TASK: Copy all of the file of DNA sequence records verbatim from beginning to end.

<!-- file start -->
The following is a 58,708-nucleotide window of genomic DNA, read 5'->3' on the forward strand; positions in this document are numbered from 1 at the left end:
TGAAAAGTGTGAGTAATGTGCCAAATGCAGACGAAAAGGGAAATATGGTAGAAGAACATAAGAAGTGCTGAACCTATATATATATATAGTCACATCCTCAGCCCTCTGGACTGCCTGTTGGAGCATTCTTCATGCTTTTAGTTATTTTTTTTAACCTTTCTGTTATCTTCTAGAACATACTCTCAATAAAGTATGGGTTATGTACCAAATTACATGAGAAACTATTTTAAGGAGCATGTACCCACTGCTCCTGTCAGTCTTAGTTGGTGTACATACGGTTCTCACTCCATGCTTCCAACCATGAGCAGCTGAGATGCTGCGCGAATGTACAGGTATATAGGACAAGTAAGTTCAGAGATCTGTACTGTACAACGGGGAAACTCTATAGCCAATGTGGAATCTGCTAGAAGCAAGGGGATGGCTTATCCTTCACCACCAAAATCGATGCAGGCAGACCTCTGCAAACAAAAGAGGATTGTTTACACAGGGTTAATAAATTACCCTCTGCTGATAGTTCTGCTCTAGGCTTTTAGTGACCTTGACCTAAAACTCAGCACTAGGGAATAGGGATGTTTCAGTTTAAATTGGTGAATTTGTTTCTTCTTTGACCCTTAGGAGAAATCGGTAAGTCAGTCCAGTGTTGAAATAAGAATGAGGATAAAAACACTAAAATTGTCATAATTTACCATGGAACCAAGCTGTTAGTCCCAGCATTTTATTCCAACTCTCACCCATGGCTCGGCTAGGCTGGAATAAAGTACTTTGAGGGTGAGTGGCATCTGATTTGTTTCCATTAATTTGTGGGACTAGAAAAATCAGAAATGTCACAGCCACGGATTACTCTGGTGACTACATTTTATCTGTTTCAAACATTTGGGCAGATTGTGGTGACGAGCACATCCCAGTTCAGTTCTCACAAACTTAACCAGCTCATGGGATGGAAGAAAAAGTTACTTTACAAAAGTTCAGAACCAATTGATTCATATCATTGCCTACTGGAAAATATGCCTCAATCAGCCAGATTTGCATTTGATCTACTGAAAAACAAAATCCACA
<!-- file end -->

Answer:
The following is a 58,708-nucleotide window of genomic DNA, read 5'->3' on the forward strand; positions in this document are numbered from 1 at the left end:
TGAAAAGTGTGAGTAATGTGCCAAATGCAGACGAAAAGGGAAATATGGTAGAAGAACATAAGAAGTGCTGAACCTATATATATATATAGTCACATCCTCAGCCCTCTGGACTGCCTGTTGGAGCATTCTTCATGCTTTTAGTTATTTTTTTTAACCTTTCTGTTATCTTCTAGAACATACTCTCAATAAAGTATGGGTTATGTACCAAATTACATGAGAAACTATTTTAAGGAGCATGTACCCACTGCTCCTGTCAGTCTTAGTTGGTGTACATACGGTTCTCACTCCATGCTTCCAACCATGAGCAGCTGAGATGCTGCGCGAATGTACAGGTATATAGGACAAGTAAGTTCAGAGATCTGTACTGTACAACGGGGAAACTCTATAGCCAATGTGGAATCTGCTAGAAGCAAGGGGATGGCTTATCCTTCACCACCAAAATCGATGCAGGCAGACCTCTGCAAACAAAAGAGGATTGTTTACACAGGGTTAATAAATTACCCTCTGCTGATAGTTCTGCTCTAGGCTTTTAGTGACCTTGACCTAAAACTCAGCACTAGGGAATAGGGATGTTTCAGTTTAAATTGGTGAATTTGTTTCTTCTTTGACCCTTAGGAGAAATCGGTAAGTCAGTCCAGTGTTGAAATAAGAATGAGGATAAAAACACTAAAATTGTCATAATTTACCATGGAACCAAGCTGTTAGTCCCAGCATTTTATTCCAACTCTCACCCATGGCTCGGCTAGGCTGGAATAAAGTACTTTGAGGGTGAGTGGCATCTGATTTGTTTCCATTAATTTGTGGGACTAGAAAAATCAGAAATGTCACAGCCACGGATTACTCTGGTGACTACATTTTATCTGTTTCAAACATTTGGGCAGATTGTGGTGACGAGCACATCCCAGTTCAGTTCTCACAAACTTAACCAGCTCATGGGATGGAAGAAAAAGTTACTTTACAAAAGTTCAGAACCAATTGATTCATATCATTGCCTACTGGAAAATATGCCTCAATCAGCCAGATTTGCATTTGATCTACTGAAAAACAAAATCCACA